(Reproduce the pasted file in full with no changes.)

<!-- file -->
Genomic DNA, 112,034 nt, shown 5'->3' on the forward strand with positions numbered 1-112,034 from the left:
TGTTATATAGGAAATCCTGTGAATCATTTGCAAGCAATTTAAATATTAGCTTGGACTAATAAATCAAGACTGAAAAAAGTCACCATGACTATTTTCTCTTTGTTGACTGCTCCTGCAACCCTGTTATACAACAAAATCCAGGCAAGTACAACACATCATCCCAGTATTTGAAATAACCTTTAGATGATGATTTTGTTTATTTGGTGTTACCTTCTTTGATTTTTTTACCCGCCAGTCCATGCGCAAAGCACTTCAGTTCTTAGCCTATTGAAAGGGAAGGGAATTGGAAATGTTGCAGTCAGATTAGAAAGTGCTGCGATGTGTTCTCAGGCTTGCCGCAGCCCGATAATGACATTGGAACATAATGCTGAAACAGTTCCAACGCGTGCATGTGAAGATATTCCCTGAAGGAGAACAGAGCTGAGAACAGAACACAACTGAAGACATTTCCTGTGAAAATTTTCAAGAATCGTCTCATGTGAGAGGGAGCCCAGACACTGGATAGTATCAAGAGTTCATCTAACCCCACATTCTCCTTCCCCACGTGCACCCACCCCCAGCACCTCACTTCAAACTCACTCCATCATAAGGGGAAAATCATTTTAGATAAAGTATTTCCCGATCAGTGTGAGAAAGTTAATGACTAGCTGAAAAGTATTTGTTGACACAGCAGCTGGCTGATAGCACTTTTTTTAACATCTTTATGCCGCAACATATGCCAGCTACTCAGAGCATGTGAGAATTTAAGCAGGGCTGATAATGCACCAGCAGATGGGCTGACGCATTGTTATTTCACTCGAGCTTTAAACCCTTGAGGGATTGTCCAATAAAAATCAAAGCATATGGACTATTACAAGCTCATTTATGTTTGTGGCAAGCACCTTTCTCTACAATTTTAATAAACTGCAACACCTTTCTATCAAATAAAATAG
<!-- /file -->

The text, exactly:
Genomic DNA, 112,034 nt, shown 5'->3' on the forward strand with positions numbered 1-112,034 from the left:
TGTTATATAGGAAATCCTGTGAATCATTTGCAAGCAATTTAAATATTAGCTTGGACTAATAAATCAAGACTGAAAAAAGTCACCATGACTATTTTCTCTTTGTTGACTGCTCCTGCAACCCTGTTATACAACAAAATCCAGGCAAGTACAACACATCATCCCAGTATTTGAAATAACCTTTAGATGATGATTTTGTTTATTTGGTGTTACCTTCTTTGATTTTTTTACCCGCCAGTCCATGCGCAAAGCACTTCAGTTCTTAGCCTATTGAAAGGGAAGGGAATTGGAAATGTTGCAGTCAGATTAGAAAGTGCTGCGATGTGTTCTCAGGCTTGCCGCAGCCCGATAATGACATTGGAACATAATGCTGAAACAGTTCCAACGCGTGCATGTGAAGATATTCCCTGAAGGAGAACAGAGCTGAGAACAGAACACAACTGAAGACATTTCCTGTGAAAATTTTCAAGAATCGTCTCATGTGAGAGGGAGCCCAGACACTGGATAGTATCAAGAGTTCATCTAACCCCACATTCTCCTTCCCCACGTGCACCCACCCCCAGCACCTCACTTCAAACTCACTCCATCATAAGGGGAAAATCATTTTAGATAAAGTATTTCCCGATCAGTGTGAGAAAGTTAATGACTAGCTGAAAAGTATTTGTTGACACAGCAGCTGGCTGATAGCACTTTTTTTAACATCTTTATGCCGCAACATATGCCAGCTACTCAGAGCATGTGAGAATTTAAGCAGGGCTGATAATGCACCAGCAGATGGGCTGACGCATTGTTATTTCACTCGAGCTTTAAACCCTTGAGGGATTGTCCAATAAAAATCAAAGCATATGGACTATTACAAGCTCATTTATGTTTGTGGCAAGCACCTTTCTCTACAATTTTAATAAACTGCAACACCTTTCTATCAAATAAAATAG